>it is very easy to see why it might be added, since it is the most overtly trinitarian verse in the Bible.
            It expands on what John 10:30 already says, "I and my Father are one." You can see Cyprian here quoting both verses side by side. That verse was being abused by the Sabellians, who were modalists. If they were already abusing John 10:30 to argue for modalism, adding 1 John 5:7-8 would not change anyone's mind. However this verse was used in disputes with the Arians later.

            By the way, the removal of this pericope is also clearly a place where an omission by parablepsis could occur, and I think that's how it originated. This is also what John Mill said about this verse. How it spreads from there is another question.

  6. 1 month ago
    Anonymous

    >he wants God to grab your hand from the sky every time you write notes in your Bible
    mid. wit.

    the preserved text has existed for millennia. people can write fanfics if they want but no amount of kvetching can make it so that the Bible was actually changed*

    • 1 month ago
      Anonymous

      >Bible is changed
      >God does not need to hold your hand, chud. The Bible has not changed at all.
      How can you live with yourself? You say that the preserved text has existed for millennia, but which tradition is correct? Masoretic? Septuagint? Syriac Peshitta? Do you even know what any of that even means?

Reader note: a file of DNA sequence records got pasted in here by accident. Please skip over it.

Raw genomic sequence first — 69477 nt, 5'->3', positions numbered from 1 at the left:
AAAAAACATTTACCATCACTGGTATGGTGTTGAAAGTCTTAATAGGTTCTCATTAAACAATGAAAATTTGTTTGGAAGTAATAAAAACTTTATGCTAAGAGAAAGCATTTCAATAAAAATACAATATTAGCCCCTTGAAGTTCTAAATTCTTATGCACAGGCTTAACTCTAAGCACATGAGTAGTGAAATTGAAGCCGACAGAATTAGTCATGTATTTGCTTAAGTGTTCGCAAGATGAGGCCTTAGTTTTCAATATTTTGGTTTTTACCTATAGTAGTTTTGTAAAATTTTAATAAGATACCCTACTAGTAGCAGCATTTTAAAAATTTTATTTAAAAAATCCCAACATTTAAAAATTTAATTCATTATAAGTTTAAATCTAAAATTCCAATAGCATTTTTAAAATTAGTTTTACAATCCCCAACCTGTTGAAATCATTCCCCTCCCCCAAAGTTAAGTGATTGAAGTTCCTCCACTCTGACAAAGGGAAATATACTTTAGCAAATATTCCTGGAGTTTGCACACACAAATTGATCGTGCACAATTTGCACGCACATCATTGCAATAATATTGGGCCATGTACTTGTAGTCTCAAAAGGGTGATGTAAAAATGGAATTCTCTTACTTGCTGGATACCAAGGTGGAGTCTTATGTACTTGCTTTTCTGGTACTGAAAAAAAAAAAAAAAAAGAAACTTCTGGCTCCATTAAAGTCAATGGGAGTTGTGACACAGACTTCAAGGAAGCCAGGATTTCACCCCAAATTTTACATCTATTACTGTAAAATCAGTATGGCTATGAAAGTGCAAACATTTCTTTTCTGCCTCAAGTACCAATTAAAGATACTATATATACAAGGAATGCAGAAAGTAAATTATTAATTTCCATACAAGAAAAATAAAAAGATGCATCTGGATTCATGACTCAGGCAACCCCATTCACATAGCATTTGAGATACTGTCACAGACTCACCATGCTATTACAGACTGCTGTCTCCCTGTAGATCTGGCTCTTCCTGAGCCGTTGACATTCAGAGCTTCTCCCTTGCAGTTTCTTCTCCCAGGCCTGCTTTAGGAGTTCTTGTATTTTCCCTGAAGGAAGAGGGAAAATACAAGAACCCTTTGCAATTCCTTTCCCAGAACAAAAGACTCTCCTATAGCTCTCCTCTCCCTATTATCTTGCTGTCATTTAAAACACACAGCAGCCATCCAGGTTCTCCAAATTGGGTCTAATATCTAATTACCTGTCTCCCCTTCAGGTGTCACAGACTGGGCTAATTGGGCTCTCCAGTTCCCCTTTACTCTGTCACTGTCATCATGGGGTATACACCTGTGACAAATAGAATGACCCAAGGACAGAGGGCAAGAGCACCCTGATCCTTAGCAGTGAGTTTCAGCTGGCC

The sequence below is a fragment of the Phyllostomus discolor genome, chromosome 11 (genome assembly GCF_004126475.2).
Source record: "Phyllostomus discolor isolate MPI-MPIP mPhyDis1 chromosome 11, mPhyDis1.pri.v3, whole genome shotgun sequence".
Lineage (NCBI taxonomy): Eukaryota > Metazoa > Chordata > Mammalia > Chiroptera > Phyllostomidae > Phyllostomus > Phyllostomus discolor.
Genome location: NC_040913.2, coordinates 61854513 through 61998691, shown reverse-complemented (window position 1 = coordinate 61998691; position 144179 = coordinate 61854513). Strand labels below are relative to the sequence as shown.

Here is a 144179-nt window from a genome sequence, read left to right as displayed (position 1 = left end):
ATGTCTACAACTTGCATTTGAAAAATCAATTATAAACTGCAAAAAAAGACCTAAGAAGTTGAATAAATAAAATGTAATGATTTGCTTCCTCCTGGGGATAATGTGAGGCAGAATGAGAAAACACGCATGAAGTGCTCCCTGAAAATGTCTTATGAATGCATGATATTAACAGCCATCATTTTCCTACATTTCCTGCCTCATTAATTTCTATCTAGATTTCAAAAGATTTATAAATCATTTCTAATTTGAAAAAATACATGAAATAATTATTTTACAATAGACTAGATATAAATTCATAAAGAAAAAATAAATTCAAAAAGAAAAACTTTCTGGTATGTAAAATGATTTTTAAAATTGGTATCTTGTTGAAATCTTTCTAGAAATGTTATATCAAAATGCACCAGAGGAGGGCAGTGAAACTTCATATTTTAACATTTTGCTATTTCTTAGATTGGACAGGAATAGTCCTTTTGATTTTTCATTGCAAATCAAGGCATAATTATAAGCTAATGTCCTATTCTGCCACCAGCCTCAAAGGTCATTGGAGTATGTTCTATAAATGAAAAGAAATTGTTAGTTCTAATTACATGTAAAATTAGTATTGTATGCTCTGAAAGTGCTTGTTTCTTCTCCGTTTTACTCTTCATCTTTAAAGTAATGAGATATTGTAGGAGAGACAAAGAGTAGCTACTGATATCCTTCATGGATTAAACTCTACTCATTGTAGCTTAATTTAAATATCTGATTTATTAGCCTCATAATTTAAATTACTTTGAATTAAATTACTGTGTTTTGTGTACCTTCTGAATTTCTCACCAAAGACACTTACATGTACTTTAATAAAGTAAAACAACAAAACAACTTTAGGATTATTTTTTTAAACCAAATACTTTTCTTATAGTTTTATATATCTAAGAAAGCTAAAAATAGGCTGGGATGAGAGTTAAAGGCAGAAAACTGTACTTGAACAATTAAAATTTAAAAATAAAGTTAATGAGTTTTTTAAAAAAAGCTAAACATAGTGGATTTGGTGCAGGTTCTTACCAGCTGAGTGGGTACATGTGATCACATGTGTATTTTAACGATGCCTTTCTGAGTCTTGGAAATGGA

• 1 month ago
        Anonymous

        the greek majority text. and the masoretic hebrew. the idea that copying texts was a "tradition" and not a trade is where you go very wrong.
        there would be thousands of New Testaments in circulation at the same exact time being carried all across the roman empire. the idea you could somehow engineer a mass forgery when everyone had nearly identical copies already* is laughable.

        when they dig up fringe religious texts like those of the essenes, that's literally all they are. it would be like in 2,000 years finding a KJV and a Book of Mormon in a Utah cave and declaring
        >WOW the ancient christians must've had additional scriptures lost to time!

        • 1 month ago
          Anonymous

          Except we have solid evidence that there were additions to the majority text like Mark 16:9-20 which isn't found in the 4th century codices Sinaiticus and Vaticanus nor in the early papyri.

          • 1 month ago
            Anonymous

            >also thought of the Mark ending variants
            Great minds think alike Anon

        • 1 month ago
          Anonymous

          >there would be thousands of New Testaments in circulation at the same exact time being carried all across the roman empire
          at what time? for the first centuries copies were few and far between and we know of bishops cracking down on versions they deemed incorrect.
          anyway, explain the multiple endings of Mark, stuff that could not have happened according to your theory.

          • 1 month ago
            Anonymous

            He already said he thinks the manuscripts with no ending are truncated. I guess two scribes just made the exact same mistake. But he didn't touch on the short ending/long ending/both situation.

            Evan Powell has suggested John 21 is the original ending to Mark. It's hard to see how this could be true without leaving any manuscript evidence at all, and it all but assumes Johannine priority (which Powell also advanced). IIRC he surmised that the ending was transplanted to temper the anti-Petrine rhetoric of John. So, sounds like bullshit, but it is surprisingly plausible. First and foremost, Jesus said in Mark he will appear in Galilee. In Luke he appears only in Jerusalem. In John he appears only in Jerusalem, except the appearance chapter 21.
            Powell: